Overview of Labour law in Vietnam Print

 Asialaw Vietnam Analyst Issue July 2008

By Patrick Chee and Dung Le

In Vietnam, the Labour Code (“Code”) serves as the principal legal base for all the labour matters. It applies to both employee and employer including foreign organizations employing local and foreign staff working on regular basis in Vietnam.

There are also a number of implementing regulations, i.e. Decrees, Decisions, and Circulars, which provide detailed guidelines for implementation the Code. These regulations play useful and important roles in the Vietnamese legal system, as the government authorities would often refer to them in practice.      

Individual Labour Contract      


According to the Code,  employment in all business entities, including foreign-invested enterprises, should be based on a written labour contract, which contains clauses relating to: the scope of work, working hours, rest/ breaks, recreation time, wages, place of work, terms of contract, occupational safety and hygiene, social and medical insurance.

Labour contracts in Vietnam is categorised into three types:

  • Contract without a definite term (“indefinite term contract”);
  • Contract which is valid from 12 to 36 months (“definite term contract”); and
  • Contract for a seasonal job or a specific job to be carried out in less than 12 months (“seasonal/temporary contract”).

A probationary period could be applied before the execution of a labour contract. However, it should not be longer than 60 days for positions requiring college level qualifications, 30 days for position requiring vocational level qualifications and 6 days for manual labour. During the probationary period, either party can terminate the employment without prior notice. .

Collective Labour Agreement  

Any enterprise operating in Vietnam, which has more than 10 employees, ought to enter into a collective labour agreement (“CLA”). Normally, a CLA would be negotiated and signed by the Trade Union of the enterprise.  The CLA could be specified to be binding for a period of 1 to 3 years (depending on case to case basis) and thereafter subject to renewal.

The Code stipulates that where the rights stipulated in a signed individual labour contract are less favourable than those provided for in the CLA, the respective terms and conditions stated in the latter would prevail.    

Unilateral termination of Labour Contract

Generally, the law requires that a party willing to terminate labour contract unilaterally must give a prior notice of termination in writing to the other party. For the case of indefinite term contract this period is 45 days for definite term labour contract 30 days, and for seasonal/temporary labour contract: 3 days.…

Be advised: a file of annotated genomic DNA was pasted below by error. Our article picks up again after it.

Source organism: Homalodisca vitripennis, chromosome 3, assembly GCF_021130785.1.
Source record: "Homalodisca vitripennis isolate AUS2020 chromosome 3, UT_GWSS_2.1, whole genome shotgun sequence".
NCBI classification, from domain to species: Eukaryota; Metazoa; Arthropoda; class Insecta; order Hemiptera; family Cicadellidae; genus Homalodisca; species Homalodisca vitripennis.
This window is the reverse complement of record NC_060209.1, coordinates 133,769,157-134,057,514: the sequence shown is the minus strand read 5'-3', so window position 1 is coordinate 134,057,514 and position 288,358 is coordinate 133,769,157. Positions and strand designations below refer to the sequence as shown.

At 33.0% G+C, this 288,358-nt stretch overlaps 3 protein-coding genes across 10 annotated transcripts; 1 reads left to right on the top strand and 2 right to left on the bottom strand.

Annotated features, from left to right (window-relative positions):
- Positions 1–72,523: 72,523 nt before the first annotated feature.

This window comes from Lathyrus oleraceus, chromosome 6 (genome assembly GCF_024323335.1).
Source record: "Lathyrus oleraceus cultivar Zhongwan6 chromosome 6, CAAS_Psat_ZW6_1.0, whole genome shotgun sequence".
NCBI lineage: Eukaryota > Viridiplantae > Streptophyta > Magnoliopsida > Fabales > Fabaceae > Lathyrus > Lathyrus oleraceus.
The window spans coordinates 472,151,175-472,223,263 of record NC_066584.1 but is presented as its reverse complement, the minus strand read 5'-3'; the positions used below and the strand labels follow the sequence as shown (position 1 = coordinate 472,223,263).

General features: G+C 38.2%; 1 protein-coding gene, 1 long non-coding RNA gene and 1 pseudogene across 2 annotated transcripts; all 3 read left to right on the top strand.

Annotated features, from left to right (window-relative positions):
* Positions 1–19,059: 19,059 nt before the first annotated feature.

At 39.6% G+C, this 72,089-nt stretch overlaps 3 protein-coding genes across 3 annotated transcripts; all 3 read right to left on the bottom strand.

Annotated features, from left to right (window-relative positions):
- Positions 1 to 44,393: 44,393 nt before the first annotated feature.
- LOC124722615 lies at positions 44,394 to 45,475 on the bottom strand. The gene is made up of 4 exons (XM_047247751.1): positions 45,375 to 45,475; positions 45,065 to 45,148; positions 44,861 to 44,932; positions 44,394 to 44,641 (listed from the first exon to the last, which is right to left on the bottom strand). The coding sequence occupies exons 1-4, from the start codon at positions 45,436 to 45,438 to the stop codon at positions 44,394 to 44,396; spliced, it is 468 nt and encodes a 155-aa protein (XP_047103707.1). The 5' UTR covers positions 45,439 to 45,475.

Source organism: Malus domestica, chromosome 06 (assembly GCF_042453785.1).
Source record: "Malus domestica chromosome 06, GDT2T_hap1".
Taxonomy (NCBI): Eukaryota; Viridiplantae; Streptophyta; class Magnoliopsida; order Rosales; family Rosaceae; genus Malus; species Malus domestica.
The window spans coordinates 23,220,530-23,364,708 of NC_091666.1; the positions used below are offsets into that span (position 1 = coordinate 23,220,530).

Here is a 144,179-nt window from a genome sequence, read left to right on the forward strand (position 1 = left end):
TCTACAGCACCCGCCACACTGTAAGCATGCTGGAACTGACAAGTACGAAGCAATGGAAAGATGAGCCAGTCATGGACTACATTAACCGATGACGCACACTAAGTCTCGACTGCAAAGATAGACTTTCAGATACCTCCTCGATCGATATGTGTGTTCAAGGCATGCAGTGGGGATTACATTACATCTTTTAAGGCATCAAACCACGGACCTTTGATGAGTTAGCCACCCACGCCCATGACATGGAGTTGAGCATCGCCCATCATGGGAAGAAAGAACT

The Code only allows unilateral termination of labour contract in limited circumstances. Generally, it is more difficult for employers to do so. Among the conditions provided in the Code, in practice, the most common circumstance for unilateral termination by the employer is dismissal for disciplinary reasons.

Remuneration and Benefits

Vietnamese government sets a dual minimum salary system for domestic enterprises and for foreign-invested enterprises. The minimum salary rate is adjusted from time to time by the government subject to the socio-economic changes in the country.

As from 1 January 2008, the minimum monthly salary rate stipulated by the government for employees at foreign-invested enterprises  operating in Hanoi, Ho Chi Minh City is VND 1 million (SGD 75) and in other provinces it varies from VND 800,000 to 900,000 (SGD 65 to 70). Employees, who have gone through vocational training program, including that of provided by the employer, should receive a salary of at least 7% higher than the above mentioned minimum salary rate.  

Both the employer and employee in all contractual employment relationships lasting longer than 3 months shall make contribution to the state run Social Insurance Fund (“SIF”). For the time being, all employers in Vietnam are required to pay 17% of employees’ salary for SIF, of which 15% is for social insurance and 2% is for medical insurance. While employees are required to pay 6% of their salary for SIF, of which 5% is for social insurance and 1% is for medical insurance.

From the year 2010, every two years, the employer is required to pay an additional 1% social insurance until the contribution rate reaches 18% and the employee must pay an additional 1% until the contribution rate reaches 8%. 

 

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